The Karnataka Public Service Commission filed writ appeals before the High Court of Karnataka at Bangalore challenging the findings recorded by the Administrative Tribunal and the ultimate order passed by it. The High Court after hearing the parties gave certain directions for the re- evaluation of some of the answer scripts, though not all. The High Court was of the view that having regard to the findings recorded by it, it was not necessary to get all the answer scripts evaluated over again. The judgment and order of the High Court has been impugned in this batch of appeals.
The appellants in the appeals arising out of SLP (C) Nos. 11589 to 11639 of 2003 are the unsuccessful candidates who were not selected for appointment. They contend that the entire examination should have been scrapped in view of the findings recorded by the Tribunal and the High Court.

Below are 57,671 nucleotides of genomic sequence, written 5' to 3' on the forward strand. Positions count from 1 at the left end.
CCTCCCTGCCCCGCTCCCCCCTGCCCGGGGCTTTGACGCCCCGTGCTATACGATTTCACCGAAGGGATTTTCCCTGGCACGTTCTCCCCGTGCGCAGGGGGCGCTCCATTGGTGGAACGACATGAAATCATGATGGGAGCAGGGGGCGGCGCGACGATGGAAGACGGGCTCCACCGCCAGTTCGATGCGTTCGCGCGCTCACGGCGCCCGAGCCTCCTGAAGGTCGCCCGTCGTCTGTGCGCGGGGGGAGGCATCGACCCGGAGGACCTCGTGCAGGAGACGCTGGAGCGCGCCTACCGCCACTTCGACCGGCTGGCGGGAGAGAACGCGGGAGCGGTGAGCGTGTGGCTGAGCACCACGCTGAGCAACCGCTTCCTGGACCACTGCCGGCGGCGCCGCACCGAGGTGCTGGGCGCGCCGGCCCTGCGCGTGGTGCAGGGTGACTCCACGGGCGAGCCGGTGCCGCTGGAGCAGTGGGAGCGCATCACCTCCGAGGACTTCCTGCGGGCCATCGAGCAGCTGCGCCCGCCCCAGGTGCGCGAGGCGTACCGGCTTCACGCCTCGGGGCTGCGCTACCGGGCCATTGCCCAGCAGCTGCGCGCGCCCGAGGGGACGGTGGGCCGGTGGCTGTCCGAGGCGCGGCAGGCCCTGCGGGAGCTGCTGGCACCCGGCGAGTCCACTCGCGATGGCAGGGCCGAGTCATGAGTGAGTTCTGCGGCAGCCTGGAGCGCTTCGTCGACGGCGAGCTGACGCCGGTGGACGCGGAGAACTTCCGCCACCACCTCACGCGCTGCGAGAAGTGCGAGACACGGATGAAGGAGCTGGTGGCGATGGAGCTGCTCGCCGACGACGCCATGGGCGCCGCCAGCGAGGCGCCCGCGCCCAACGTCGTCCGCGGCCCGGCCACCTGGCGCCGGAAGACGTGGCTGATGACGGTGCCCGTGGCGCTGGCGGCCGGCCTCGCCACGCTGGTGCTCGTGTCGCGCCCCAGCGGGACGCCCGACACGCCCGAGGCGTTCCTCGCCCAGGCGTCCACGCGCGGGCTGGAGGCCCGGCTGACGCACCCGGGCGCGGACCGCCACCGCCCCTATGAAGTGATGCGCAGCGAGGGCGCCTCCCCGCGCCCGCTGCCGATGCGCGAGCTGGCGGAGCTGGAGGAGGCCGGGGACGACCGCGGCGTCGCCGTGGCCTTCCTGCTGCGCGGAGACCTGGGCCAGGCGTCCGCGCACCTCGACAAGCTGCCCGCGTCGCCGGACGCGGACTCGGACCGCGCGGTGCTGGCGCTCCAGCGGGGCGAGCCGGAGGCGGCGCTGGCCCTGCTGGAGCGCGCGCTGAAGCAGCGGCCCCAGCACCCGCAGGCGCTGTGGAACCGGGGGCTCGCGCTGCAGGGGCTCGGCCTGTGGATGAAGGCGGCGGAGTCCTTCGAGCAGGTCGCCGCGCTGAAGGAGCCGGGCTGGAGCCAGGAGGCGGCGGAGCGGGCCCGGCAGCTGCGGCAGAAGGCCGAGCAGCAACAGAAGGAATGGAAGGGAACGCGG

The appellants in appeals arising out of SLP (C) Nos. 610-699 of 2004 are the successful candidates who were selected for appointment by the Karnataka Public Service Commission on the basis of the declared result. They contend that for no fault of theirs' the answers scripts are sought to be re-evaluated, particularly when the High Court was able to identify the culprits and the beneficiaries of the irregularities committed in the evaluation and moderation of the answer scripts. They contend that apart from the persons against whom a clear and categoric finding has been recorded, there is no need to order fresh evaluation of the answer scripts in 15 optional subjects and also in general studies. The appellant in the appeal arising out of SLP (C) No. 24322 of 2003 is one Dr. Rameshwarappa against whom findings have been recorded by the Karnataka Administrative Tribunal which have been affirmed by the High Court. He has challenged the findings recorded against him and has prayed for setting aside the judgments and orders of both the Karnataka Administrative Tribunal and the High Court.